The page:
Words about net neutrality have been bandied about in mainstream America over the last year since FCC Chairman Ajit “no really guys, i’m just a geek like you, look at my oversized and not at all pandering Reese’s mug” Pai publicly expressed his opposition to the idea. American nerds have been keen to the concept and its consequences for quite some time now, and Pai’s words drew backlash from most of the technical community, who astutely pointed out that his position was pro-ISP and anti-consumer.
It’s a pretty simple idea – the internet should be open to all, and service providers should actually provide access to everyone, without playing favorites or purposely blocking pieces of the web for any reason. What reasons, you ask? Well there’s a ton of them, including some really good ones. Personal bias… kicks… politics…
You know… money.
But I digress. Ever since net neutrality arguments caught the public eye, the subject has been broken down to its simplest facets, talking mainly about pay for play and fast/slow lanes, with parallels from tech pundits and just outright horrible “explanations” put forth by our technologically simple leaders in Congress. But out of all the noise and opposing voices, you know who actually got it right?
Burger King. That’s right. the King published a video explaining the base concepts of net neutrality by using, of all things, the Whopper sandwich. Watch, learn, and be amazed:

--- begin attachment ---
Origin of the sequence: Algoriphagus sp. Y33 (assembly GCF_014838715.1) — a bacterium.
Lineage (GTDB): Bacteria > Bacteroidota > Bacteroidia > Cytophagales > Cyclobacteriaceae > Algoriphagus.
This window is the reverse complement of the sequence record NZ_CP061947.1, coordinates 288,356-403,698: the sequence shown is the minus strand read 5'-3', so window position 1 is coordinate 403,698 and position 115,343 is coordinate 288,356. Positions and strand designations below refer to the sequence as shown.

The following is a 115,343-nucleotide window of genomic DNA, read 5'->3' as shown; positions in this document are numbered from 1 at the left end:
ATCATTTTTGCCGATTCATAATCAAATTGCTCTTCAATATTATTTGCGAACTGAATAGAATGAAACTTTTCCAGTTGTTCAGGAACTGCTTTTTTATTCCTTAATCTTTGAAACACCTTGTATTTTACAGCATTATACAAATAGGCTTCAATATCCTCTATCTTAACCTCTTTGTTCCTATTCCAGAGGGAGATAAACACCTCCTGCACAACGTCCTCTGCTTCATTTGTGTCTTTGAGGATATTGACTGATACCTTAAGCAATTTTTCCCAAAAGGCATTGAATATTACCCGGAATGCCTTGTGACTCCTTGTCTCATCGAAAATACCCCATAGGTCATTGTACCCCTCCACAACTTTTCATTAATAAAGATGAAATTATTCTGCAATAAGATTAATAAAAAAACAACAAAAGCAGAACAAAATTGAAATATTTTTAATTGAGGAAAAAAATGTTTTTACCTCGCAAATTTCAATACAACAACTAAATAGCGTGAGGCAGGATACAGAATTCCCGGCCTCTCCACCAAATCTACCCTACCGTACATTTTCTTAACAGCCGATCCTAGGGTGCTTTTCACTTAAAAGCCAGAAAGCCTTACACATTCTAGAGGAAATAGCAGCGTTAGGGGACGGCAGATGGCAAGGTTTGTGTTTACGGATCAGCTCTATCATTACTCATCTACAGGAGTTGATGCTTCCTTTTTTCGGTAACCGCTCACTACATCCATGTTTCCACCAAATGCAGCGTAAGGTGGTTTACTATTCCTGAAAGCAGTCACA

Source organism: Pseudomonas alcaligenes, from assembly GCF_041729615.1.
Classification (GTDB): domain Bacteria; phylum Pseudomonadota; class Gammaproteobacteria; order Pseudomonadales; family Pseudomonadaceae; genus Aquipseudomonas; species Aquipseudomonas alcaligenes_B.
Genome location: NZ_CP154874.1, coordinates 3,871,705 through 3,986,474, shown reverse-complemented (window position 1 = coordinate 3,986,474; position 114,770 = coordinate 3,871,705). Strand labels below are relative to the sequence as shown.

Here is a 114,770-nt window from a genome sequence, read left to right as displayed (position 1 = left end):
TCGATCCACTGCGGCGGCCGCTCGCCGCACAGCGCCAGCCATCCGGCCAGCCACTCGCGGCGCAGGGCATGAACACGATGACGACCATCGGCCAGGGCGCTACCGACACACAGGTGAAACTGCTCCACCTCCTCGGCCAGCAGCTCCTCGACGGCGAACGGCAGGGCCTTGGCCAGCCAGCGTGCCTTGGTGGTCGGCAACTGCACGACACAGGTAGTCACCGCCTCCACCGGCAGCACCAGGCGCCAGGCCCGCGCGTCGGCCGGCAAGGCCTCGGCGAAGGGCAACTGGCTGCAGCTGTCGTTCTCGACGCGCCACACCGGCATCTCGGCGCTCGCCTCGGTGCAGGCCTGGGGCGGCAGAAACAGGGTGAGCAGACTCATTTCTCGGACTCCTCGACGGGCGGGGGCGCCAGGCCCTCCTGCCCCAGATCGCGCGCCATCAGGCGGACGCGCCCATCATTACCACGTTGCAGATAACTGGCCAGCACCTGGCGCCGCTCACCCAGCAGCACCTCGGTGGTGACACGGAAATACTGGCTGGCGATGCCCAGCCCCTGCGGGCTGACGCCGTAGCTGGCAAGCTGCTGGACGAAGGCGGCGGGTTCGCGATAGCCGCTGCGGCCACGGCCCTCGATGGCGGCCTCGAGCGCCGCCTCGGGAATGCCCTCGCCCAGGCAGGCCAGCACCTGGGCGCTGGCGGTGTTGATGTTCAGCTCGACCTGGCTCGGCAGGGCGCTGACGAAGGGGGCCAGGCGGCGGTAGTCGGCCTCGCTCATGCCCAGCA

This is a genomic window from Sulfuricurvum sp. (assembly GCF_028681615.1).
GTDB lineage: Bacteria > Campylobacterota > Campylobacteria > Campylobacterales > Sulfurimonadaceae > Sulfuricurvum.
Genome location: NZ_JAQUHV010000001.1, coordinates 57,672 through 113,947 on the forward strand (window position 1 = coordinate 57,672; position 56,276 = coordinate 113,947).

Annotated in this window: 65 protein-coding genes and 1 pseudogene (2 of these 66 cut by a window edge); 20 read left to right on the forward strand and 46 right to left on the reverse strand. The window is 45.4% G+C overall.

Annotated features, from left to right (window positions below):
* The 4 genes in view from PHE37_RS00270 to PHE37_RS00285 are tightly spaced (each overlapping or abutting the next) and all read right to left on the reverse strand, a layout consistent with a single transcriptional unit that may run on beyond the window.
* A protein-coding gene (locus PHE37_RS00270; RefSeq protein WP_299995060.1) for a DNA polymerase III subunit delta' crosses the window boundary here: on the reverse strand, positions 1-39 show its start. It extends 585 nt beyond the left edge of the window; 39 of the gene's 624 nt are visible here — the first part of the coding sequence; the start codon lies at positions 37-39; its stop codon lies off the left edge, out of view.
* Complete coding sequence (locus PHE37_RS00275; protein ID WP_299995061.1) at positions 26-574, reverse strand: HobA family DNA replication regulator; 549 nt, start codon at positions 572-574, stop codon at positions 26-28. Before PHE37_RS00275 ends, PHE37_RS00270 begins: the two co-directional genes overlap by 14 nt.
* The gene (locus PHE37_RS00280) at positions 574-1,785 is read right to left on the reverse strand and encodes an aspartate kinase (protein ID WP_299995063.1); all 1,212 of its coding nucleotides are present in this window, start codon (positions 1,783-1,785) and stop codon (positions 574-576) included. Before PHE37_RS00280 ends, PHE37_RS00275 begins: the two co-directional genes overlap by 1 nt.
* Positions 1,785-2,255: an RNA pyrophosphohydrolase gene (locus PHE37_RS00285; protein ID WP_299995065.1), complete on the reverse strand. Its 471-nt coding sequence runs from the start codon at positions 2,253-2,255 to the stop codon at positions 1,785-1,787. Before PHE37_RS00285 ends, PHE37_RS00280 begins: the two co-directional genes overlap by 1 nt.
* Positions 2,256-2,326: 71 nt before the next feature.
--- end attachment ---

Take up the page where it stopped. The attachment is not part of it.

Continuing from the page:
So what do you think? Absolute genius right? Whopper neutrality? The traditional megabits per seconds being replaced with “making burgers per second?” The open mockery of Ajit Pai and his pander mug? The best part about is that it not only talks about the principles of net neutrality, but presents the restaurant and diners as ISP’s and their customers. Take a listen at the Burger King clerk’s words:
“Burger King corporation believes that they can sell more and make more money selling chicken sandwiches and chicken fries, so now they’re slowing down the access to the Whopper.”
That actually parallels real concerns. Without net neutrality, ISPs could always drive users to the services that they stand to make the most money from instead of allowing user choice. These likely would be be services that they or their partners provide. Next up is the $20 Whopper customer. They were able to get their sandwich without waiting because they paid to be priority customers over everyone else to get their product. Almost like how a repeal of net neutrality would favor those with money huh? Weird. Granted that’s an extreme case, but as long as ISP’s aren’t making any promises that they won’t operate that way, we still have cause to worry.